A protocol is a set of rules which is organising information into packages and controlling that they are not affected by errors introduced by the transmission over the network.
Vernacchia said that protocols consume data just to shape packets and make sure they arrive integer or are corrected once they arrive.
“This overhead is introducing additional delay, as it is consuming bandwidth. In order to reduce the amount of data they need to transport from one side to the other, service providers are trying to shift more and more computation to the edge devices, thus saving cost and providing a faster and more fluid user experience,” he said.
The evolution of the computer to the data centre to cloud computing has been pushing the whole processing power farther and farther from the user and it is putting more strain on the network.
“As more users are using the network, we need more bandwidth and latency. Edge computing is trying to solve this problem by doing a lot of computation on your device to reduce latency,” he said.
The advantage of the edge, he said is that you pay less to a cloud provider but the problem is that the chip on the device may not be powerful enough to do everything and you may have to rely on the cloud because the power and the storage you can get is way wider than on the edge device; and as the cloud provider does not have control over your device, the result may not be trusted if you tamper the device.
Are data centres needed in each country?
Vernacchia said yes, or at least you want to have dedicated entry points for high-speed network connections close to your country in order to minimise latency and maximise bandwidth.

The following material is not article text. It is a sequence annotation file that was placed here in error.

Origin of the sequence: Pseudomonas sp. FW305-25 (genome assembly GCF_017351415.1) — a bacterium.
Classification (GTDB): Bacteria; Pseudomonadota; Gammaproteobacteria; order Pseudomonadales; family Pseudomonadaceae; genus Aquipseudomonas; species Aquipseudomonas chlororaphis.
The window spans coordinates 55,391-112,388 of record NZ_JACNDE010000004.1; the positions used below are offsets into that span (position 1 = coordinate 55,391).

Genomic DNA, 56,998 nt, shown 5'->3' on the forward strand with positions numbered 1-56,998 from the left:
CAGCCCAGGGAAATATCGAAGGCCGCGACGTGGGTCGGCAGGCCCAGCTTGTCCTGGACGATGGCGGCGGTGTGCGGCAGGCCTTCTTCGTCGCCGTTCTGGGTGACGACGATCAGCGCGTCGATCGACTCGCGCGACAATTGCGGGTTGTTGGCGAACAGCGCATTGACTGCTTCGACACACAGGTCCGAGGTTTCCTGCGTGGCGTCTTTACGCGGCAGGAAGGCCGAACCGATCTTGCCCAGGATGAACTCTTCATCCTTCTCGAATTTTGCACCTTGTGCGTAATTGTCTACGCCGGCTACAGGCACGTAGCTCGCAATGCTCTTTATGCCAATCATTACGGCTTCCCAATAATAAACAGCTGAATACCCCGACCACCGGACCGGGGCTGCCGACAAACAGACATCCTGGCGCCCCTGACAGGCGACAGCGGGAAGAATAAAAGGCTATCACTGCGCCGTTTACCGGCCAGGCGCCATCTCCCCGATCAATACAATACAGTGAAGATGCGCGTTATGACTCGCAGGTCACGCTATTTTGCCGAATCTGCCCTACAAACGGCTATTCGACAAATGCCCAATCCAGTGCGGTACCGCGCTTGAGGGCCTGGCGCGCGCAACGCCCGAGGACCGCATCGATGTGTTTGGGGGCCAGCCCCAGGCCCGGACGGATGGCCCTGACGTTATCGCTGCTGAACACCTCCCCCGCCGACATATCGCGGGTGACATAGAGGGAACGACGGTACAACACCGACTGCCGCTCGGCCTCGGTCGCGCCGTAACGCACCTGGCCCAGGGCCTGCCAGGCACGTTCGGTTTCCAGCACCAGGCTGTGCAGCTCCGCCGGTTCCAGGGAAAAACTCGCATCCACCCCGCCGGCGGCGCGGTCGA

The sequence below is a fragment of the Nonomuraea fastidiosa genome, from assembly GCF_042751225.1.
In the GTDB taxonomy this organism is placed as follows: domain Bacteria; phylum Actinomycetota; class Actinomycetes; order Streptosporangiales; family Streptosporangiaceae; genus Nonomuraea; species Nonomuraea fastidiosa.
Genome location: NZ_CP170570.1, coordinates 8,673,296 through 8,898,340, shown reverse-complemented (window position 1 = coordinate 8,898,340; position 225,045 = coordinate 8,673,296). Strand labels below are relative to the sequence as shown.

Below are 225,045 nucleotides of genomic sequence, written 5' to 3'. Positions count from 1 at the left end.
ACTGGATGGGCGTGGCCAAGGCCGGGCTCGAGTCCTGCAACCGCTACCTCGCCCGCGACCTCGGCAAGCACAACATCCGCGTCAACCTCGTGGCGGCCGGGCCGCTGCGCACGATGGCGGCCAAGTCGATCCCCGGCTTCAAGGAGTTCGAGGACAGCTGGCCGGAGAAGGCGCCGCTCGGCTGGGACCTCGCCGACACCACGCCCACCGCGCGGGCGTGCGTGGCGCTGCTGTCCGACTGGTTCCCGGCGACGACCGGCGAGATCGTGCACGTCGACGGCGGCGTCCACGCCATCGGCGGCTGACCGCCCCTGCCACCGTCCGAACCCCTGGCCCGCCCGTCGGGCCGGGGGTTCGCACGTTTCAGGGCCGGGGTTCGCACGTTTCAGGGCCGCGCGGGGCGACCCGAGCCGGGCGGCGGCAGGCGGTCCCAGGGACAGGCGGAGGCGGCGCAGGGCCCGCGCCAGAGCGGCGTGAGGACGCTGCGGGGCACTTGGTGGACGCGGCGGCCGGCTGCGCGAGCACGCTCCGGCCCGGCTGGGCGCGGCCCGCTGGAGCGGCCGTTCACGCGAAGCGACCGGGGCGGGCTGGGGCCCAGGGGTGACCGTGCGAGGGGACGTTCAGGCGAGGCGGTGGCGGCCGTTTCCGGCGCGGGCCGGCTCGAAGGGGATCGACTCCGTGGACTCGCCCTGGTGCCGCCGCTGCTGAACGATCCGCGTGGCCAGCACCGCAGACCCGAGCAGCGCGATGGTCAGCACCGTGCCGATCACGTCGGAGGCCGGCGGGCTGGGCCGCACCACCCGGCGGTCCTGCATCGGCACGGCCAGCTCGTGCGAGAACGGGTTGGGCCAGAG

“Moreover, cloud providers will move the digital data as much as they can to be close to you to optimise it and in a way which is invisible to (and out of the control of) the user. This is known as 'cashing' in a bid to provide the shortest latency available. In other cases, cloud providers will (silently) move user's data from one country to another in which they have more storage or cheaper storage” he said.
In the future, he said that cloud providers will try to push as much as they can to the edge to cut cost and where security is not critical.
“Edge computing is happening now on the edge and consumers get a better experience,” he said.
For example, in the case of heavy video games having a lot of visual effects, in order to reduce required bandwidth and make the experience better for the user, the processing is more and more done on the device rather than on the cloud. On the other side, in order to preserve security, when the user wants to make an in-app purchase, that is settled in the cloud.
Security is an issue on an edge
“What is using edge computing in applications which requires low-security requirements and what is using the cloud is that things which need to be controlled and which require high-security requirements,” Vernacchia said.
However, he said that security is an issue on the edge as the device is owned and in the hands of the user, who can tamper with it without service providers being able to avoid it.
“If you jailbreak your smartphone, although you may breach some license agreements, it is very difficult to enforce penalties. On the other side, if you breach into a cloud provider, prosecuting you is relatively more feasible” he said.
“When you want performance, it is a possible way to look at whether a cloud provider has a data centre in your country but for most of the companies, performance is only one part of the story. For some others, latency is the other part and for others, it is security and data compliance. Some customers would like to have a data centre in Europe than in the US, as privacy regulations are more protected,” he said.